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Siting new wind farm a lengthy, complex process with four key factors to consider  

Credit:  Lori Potter, Kearney Hub, www.kearneyhub.com 27 November 2011 ~~

KEARNEY – When Tom Swierczewski goes “prospecting” for wind farm sites, wind quality isn’t the first consideration on his checklist.

High-quality wind throughout the Midwest means developers can choose from hundreds, maybe thousands, of locations just in Nebraska. “Economically, you could probably do a project just about anywhere,” Swierczewski said at last week’s Nebraska Wind Conference in Kearney.

Key factors for his company, Chicago-based Midwest Wind Energy, are a site’s proximity to a transmission line and securing a power purchase agreement with an electricity buyer.

Swierczewski said wind farms aren’t built today unless an agreement is completed or nearly done. Negotiations, involving developers, public and private energy companies, consultants and attorneys, can take at least a year, he added.

Landowner interest is the third critical issue. Swierczewski said an early step in the siting process is to get a plat map of an area of interest and meet with the largest landowners.

“If they have serious objections to a wind project … it doesn’t mean we won’t stand and fight for a project,” he said, but with so many alternative sites in Nebraska, a developer likely will look elsewhere.

Environmental concerns often are costly and take a long time to address, so those issues also must be identified early in the prospecting process. “They are definitely a project killer. It’s not necessarily, ‘Can you get it approved?’ but how long will it take to get it approved,” Swierczewski said.

“If you have a site that has three of the four (priority elements), it likely will remain a prospecting site forever,” he said, because there are other four-out-of-four sites available.

Swierczewski described other parts of the development process.

He said a developer must have at least $250,000 in hand for easements and then $1 million to $1.5 million to proceed with an 80-megawatt wind farm. That’s the size of the first phase of a project that will be built by Midwest Wind Energy next year near Broken Bow for which Swierczewski is project manager.

He said all the risk falls on the developer until a power purchase agreement is signed and the project is under construction.

The first step to move ahead is to identify a land area for information gathering.

Swierczewski said wind data towers often are used and new sonar equipment was part of the process for Midwest Wind Energy’s studies in Custer County. “You need at least a year of wind data for a project to be financeable,” he added.

The next step is to work with landowners to create a turbine layout plan that meets all setback requirements for homes, utilities, highways and railroads. Swierczewski said it may take leases on 10,000 acres to get the 1,000 acres or less actually required for a project.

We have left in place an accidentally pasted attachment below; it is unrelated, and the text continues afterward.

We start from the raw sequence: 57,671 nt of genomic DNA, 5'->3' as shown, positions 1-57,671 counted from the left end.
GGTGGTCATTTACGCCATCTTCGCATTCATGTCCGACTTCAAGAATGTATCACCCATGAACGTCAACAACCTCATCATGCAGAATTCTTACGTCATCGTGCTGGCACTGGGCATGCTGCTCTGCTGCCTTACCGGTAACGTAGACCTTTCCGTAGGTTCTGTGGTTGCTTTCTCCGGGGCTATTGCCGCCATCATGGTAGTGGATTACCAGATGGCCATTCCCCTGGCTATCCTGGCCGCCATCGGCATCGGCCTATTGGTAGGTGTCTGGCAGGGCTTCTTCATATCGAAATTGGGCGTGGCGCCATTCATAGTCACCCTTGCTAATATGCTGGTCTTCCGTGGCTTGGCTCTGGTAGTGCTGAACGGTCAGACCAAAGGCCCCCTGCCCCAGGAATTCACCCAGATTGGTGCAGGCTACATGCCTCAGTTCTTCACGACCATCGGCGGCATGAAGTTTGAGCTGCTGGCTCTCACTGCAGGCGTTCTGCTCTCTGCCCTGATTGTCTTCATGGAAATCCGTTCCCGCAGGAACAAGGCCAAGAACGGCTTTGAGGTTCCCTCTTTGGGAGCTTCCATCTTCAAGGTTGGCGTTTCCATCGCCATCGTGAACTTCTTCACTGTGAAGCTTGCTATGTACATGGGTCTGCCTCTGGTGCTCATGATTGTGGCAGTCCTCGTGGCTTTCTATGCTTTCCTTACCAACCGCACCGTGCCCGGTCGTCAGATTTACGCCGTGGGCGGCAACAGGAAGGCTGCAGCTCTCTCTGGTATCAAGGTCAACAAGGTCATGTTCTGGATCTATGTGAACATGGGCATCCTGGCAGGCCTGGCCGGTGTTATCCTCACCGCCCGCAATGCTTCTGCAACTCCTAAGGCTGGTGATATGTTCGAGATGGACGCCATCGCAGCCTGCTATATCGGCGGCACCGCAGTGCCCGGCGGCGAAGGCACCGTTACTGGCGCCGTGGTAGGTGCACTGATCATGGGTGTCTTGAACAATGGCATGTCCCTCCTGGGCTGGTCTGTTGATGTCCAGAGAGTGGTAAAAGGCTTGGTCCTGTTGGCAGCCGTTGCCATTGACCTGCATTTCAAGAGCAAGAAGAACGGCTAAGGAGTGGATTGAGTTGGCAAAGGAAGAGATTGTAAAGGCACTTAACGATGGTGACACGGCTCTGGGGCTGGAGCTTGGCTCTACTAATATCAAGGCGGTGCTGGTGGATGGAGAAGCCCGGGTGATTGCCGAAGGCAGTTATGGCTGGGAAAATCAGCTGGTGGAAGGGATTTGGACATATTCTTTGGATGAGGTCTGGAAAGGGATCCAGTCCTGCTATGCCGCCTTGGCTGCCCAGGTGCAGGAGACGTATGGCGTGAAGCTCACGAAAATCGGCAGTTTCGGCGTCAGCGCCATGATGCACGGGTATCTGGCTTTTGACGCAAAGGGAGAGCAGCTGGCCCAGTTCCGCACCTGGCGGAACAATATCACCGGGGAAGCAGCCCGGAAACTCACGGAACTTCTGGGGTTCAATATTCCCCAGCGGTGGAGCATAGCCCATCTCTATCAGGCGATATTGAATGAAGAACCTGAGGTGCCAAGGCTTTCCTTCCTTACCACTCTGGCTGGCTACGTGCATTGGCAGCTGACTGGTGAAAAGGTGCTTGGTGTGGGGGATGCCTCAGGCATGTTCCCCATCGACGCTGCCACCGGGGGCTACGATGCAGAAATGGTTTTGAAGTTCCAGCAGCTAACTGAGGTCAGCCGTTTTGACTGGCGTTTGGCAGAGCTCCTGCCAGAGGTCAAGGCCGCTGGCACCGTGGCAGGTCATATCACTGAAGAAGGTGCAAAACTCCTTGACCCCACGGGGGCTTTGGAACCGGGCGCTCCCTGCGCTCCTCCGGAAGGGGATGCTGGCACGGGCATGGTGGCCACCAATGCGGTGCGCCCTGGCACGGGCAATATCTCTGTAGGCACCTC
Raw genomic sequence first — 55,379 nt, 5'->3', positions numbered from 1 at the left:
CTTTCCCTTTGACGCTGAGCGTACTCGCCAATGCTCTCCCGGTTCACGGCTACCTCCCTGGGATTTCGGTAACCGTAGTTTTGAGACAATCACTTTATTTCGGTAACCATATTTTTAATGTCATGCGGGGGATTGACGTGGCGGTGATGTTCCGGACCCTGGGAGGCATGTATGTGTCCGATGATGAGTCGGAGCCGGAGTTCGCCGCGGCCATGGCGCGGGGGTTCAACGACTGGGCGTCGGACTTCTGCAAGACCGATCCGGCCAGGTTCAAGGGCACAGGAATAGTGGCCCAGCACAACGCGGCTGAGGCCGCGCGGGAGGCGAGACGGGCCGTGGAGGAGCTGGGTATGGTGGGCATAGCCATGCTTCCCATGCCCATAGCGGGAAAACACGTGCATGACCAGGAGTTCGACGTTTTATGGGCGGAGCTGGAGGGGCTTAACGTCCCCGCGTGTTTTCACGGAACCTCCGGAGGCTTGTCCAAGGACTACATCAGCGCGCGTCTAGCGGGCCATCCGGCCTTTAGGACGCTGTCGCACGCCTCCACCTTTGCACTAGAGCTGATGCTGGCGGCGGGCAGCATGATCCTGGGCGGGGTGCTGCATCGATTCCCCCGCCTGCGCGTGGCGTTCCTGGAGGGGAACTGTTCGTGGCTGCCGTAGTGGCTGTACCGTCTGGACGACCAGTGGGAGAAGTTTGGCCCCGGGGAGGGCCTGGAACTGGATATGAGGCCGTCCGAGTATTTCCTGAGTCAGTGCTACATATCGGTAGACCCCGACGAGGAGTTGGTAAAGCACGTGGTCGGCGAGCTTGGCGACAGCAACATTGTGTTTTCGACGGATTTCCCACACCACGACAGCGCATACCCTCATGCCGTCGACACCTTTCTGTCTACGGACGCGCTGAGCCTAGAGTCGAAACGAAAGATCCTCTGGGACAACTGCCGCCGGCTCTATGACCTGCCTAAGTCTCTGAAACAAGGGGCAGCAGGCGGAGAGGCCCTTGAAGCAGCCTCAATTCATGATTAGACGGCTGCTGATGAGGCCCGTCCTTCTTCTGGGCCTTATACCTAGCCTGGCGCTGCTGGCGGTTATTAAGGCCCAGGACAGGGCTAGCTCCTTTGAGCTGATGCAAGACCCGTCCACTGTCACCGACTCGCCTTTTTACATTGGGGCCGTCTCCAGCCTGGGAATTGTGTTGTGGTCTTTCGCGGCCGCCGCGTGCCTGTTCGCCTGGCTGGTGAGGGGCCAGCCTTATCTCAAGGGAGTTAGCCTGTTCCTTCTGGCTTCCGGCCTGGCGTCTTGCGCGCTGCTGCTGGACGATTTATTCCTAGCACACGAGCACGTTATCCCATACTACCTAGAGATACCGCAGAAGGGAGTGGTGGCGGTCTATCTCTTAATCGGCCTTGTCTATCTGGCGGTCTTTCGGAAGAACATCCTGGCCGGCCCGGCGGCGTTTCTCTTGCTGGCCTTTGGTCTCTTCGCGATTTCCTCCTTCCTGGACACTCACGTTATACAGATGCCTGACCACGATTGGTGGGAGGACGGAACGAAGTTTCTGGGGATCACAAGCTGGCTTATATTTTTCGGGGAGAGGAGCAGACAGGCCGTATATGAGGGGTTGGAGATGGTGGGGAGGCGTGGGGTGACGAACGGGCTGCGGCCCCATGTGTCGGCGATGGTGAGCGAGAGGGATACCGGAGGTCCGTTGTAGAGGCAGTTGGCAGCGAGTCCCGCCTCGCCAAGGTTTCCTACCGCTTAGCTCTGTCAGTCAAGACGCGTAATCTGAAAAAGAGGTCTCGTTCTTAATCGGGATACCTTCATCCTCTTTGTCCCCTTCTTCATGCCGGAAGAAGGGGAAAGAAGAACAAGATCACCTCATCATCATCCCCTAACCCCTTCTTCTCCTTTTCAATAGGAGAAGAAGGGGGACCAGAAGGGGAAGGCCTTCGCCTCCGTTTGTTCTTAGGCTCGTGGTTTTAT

Midwest Wind Energy works only with landowner groups, not individuals, on 20- to 25-year leases. The only exceptions to the “nobody gets a special deal” policy have involved rare situations where farmers had to significantly change pivot systems.

Avoiding conflicts with pivot irrigation systems is a key issue for every site. “Pivot irrigators and wind farms have kind of an uneasy relationship,” Swierczewski said, adding that if he’s looking at a new wind farm site and half or more of the land has pivot systems, the site probably won’t be developed.

Developers work with landowners to identify odd-shaped parts of fields and other features that work well for turbines without causing farming, ranching or access conflicts. Swierczewski said two important site-specific issues for the rangeland northeast of Broken Bow were erosion and fencing.

Construction costs are estimated for each turbine.

It takes three to six months to develop a final plan that can be submitted to permitting agencies, Swierczewski said. Obtaining local zoning, state and federal permits can take at least a year, and any required changes still can be made to the plan.

Also part of the process is calculating estimated energy production from the site.

Jerry Hudgins, chairman of the University of Nebraska-Lincoln Electrical Engineering Department, said the “perfect turbine” will extract 59 percent of the winds energy. He said the efficiency is better with bigger blades and higher towers.

Swierczewski said today’s better turbines are allowing wind farms to achieve net capacity factors in the high 40s, with some at 50 percent or better. He explained that each turbine in a wind farm is rated so it can be shifted around for better efficiency.

Actual wind farm construction can start only when the turbine layout, easements, power purchase agreement, energy production estimate, permits and other agreements all are completed.

Source:  Lori Potter, Kearney Hub, www.kearneyhub.com 27 November 2011

This article is the work of the source indicated. Any opinions expressed in it are not necessarily those of National Wind Watch.

The copyright of this article resides with the author or publisher indicated. As part of its noncommercial effort to present the environmental, social, scientific, and economic issues of large-scale wind power development to a global audience seeking such information, National Wind Watch endeavors to observe “fair use” as provided for in section 107 of U.S. Copyright Law and similar “fair dealing” provisions of the copyright laws of other nations. Send requests to excerpt, general inquiries, and comments via e-mail.

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